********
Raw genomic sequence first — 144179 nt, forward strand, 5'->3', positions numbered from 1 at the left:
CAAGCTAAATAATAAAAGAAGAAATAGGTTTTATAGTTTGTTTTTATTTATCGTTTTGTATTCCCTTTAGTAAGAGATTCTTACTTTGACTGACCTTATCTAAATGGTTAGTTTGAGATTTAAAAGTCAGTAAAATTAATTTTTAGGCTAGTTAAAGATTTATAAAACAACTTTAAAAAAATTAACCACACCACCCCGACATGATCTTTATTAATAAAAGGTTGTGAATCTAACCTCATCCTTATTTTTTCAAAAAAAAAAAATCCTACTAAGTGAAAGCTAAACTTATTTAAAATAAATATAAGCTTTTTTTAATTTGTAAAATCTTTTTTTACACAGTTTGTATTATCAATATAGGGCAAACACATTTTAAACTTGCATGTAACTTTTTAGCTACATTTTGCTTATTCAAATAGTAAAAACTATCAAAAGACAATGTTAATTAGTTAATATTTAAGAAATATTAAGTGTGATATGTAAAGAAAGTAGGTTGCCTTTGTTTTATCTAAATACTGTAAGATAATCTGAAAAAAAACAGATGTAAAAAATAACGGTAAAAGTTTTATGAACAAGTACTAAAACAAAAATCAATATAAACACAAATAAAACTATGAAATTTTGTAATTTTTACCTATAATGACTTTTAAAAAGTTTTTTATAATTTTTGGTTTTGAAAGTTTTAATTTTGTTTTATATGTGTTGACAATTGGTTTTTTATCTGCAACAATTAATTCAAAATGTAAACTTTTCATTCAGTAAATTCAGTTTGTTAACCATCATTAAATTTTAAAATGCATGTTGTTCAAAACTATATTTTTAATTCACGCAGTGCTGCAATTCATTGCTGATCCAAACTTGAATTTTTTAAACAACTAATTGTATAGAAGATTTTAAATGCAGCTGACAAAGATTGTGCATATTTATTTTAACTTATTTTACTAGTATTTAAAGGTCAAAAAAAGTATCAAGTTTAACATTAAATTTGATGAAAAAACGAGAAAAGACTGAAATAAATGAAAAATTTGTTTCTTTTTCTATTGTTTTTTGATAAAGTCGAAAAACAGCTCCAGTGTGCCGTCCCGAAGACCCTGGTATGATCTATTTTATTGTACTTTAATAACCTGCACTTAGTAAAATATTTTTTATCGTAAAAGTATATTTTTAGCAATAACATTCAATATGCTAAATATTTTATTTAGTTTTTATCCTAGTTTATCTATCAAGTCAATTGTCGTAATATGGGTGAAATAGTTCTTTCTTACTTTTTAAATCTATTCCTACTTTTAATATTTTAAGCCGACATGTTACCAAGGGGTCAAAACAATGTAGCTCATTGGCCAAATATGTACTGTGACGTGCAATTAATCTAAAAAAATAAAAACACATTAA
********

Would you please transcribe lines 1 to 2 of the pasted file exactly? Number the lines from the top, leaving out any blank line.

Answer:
Raw genomic sequence first — 144179 nt, forward strand, 5'->3', positions numbered from 1 at the left:
CAAGCTAAATAATAAAAGAAGAAATAGGTTTTATAGTTTGTTTTTATTTATCGTTTTGTATTCCCTTTAGTAAGAGATTCTTACTTTGACTGACCTTATCTAAATGGTTAGTTTGAGATTTAAAAGTCAGTAAAATTAATTTTTAGGCTAGTTAAAGATTTATAAAACAACTTTAAAAAAATTAACCACACCACCCCGACATGATCTTTATTAATAAAAGGTTGTGAATCTAACCTCATCCTTATTTTTTCAAAAAAAAAAAATCCTACTAAGTGAAAGCTAAACTTATTTAAAATAAATATAAGCTTTTTTTAATTTGTAAAATCTTTTTTTACACAGTTTGTATTATCAATATAGGGCAAACACATTTTAAACTTGCATGTAACTTTTTAGCTACATTTTGCTTATTCAAATAGTAAAAACTATCAAAAGACAATGTTAATTAGTTAATATTTAAGAAATATTAAGTGTGATATGTAAAGAAAGTAGGTTGCCTTTGTTTTATCTAAATACTGTAAGATAATCTGAAAAAAAACAGATGTAAAAAATAACGGTAAAAGTTTTATGAACAAGTACTAAAACAAAAATCAATATAAACACAAATAAAACTATGAAATTTTGTAATTTTTACCTATAATGACTTTTAAAAAGTTTTTTATAATTTTTGGTTTTGAAAGTTTTAATTTTGTTTTATATGTGTTGACAATTGGTTTTTTATCTGCAACAATTAATTCAAAATGTAAACTTTTCATTCAGTAAATTCAGTTTGTTAACCATCATTAAATTTTAAAATGCATGTTGTTCAAAACTATATTTTTAATTCACGCAGTGCTGCAATTCATTGCTGATCCAAACTTGAATTTTTTAAACAACTAATTGTATAGAAGATTTTAAATGCAGCTGACAAAGATTGTGCATATTTATTTTAACTTATTTTACTAGTATTTAAAGGTCAAAAAAAGTATCAAGTTTAACATTAAATTTGATGAAAAAACGAGAAAAGACTGAAATAAATGAAAAATTTGTTTCTTTTTCTATTGTTTTTTGATAAAGTCGAAAAACAGCTCCAGTGTGCCGTCCCGAAGACCCTGGTATGATCTATTTTATTGTACTTTAATAACCTGCACTTAGTAAAATATTTTTTATCGTAAAAGTATATTTTTAGCAATAACATTCAATATGCTAAATATTTTATTTAGTTTTTATCCTAGTTTATCTATCAAGTCAATTGTCGTAATATGGGTGAAATAGTTCTTTCTTACTTTTTAAATCTATTCCTACTTTTAATATTTTAAGCCGACATGTTACCAAGGGGTCAAAACAATGTAGCTCATTGGCCAAATATGTACTGTGACGTGCAATTAATCTAAAAAAATAAAAACACATTAA